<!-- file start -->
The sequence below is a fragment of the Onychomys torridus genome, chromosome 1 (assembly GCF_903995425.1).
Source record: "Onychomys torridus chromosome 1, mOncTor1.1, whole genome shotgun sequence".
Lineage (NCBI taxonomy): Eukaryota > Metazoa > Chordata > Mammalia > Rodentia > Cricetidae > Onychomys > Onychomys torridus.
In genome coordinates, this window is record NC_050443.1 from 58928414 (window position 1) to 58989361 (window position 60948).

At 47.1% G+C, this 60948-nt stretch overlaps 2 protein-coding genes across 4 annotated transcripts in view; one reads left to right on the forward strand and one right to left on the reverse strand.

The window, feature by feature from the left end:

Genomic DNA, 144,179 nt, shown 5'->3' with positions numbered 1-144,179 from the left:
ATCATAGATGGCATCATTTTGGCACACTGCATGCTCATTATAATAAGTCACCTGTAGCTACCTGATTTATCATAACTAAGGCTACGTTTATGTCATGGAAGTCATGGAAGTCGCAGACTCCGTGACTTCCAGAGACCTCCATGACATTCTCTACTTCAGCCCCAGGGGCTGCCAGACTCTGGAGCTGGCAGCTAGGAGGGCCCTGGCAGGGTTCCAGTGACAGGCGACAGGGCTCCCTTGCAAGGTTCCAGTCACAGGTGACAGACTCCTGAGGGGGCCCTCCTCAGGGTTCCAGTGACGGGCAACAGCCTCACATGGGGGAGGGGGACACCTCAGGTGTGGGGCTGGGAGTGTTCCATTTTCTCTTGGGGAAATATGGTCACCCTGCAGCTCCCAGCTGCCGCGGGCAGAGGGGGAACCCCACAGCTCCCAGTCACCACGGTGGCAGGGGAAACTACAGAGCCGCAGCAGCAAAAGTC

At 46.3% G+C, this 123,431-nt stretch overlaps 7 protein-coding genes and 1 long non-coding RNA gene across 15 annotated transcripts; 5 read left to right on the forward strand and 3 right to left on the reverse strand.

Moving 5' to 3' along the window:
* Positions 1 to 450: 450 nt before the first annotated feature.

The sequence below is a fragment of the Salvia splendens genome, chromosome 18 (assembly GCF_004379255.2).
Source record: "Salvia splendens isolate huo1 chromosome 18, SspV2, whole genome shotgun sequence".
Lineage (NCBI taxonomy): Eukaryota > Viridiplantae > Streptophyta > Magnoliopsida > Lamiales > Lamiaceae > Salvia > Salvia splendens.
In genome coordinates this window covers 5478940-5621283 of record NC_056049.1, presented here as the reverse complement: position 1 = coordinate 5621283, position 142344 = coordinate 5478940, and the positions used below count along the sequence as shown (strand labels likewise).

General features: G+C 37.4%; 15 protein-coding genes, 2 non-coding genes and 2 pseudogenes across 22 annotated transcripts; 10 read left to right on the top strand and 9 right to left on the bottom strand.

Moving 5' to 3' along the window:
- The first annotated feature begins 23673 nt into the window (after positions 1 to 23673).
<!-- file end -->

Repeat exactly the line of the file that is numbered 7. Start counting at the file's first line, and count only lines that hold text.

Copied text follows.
Genomic DNA, 144,179 nt, shown 5'->3' with positions numbered 1-144,179 from the left: